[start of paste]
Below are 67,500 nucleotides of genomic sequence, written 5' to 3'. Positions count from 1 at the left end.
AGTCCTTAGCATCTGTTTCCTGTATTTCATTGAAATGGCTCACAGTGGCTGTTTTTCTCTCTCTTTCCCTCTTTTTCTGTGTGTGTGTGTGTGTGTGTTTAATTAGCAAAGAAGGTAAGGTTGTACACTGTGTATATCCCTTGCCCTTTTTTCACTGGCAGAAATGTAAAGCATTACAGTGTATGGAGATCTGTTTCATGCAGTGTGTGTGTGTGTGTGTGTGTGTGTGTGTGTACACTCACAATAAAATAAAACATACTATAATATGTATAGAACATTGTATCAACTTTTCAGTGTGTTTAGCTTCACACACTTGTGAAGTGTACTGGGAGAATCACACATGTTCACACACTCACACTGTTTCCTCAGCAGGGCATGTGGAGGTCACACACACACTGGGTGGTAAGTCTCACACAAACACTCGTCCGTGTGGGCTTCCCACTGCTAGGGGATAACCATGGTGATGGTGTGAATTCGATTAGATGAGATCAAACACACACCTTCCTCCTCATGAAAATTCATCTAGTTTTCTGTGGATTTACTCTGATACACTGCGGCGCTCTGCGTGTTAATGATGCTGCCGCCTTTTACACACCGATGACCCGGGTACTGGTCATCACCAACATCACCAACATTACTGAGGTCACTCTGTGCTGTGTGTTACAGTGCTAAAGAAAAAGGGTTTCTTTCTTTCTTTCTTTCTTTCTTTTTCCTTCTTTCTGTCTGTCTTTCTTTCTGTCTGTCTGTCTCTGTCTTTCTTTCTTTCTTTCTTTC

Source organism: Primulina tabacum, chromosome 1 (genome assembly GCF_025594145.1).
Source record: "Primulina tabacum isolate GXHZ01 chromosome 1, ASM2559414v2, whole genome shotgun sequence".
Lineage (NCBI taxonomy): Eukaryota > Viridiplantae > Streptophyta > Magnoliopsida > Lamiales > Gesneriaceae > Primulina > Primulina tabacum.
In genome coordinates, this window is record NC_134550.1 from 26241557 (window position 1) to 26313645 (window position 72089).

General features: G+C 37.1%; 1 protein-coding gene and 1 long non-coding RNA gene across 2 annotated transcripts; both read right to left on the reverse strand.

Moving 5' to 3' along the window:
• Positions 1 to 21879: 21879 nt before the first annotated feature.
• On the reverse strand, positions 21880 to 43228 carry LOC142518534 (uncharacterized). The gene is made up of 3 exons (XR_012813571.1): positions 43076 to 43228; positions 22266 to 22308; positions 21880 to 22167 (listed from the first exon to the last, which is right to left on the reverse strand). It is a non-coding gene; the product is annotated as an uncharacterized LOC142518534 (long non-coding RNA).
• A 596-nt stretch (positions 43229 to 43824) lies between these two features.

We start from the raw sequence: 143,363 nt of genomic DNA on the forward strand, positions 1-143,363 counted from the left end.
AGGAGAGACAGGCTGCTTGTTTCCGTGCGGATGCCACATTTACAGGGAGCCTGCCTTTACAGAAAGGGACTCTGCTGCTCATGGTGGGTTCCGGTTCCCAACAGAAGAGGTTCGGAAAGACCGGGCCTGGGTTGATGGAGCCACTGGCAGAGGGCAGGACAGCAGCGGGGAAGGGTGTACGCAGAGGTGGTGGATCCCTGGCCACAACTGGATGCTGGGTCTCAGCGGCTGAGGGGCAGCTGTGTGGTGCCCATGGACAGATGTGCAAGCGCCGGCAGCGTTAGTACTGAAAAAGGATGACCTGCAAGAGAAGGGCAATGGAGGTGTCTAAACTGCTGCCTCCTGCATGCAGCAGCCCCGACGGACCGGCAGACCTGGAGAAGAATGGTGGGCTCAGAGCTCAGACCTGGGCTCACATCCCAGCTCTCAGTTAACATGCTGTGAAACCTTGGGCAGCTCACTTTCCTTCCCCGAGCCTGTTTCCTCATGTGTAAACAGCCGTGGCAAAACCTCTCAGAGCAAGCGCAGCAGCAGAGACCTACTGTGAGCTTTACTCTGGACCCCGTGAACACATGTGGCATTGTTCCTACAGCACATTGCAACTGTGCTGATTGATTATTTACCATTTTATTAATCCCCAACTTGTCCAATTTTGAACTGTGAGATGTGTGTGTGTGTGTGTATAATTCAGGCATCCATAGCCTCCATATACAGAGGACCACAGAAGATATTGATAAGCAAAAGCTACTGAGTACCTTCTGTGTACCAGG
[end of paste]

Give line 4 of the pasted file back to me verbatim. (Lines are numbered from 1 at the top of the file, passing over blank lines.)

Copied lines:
Source record: "Primulina tabacum isolate GXHZ01 chromosome 1, ASM2559414v2, whole genome shotgun sequence".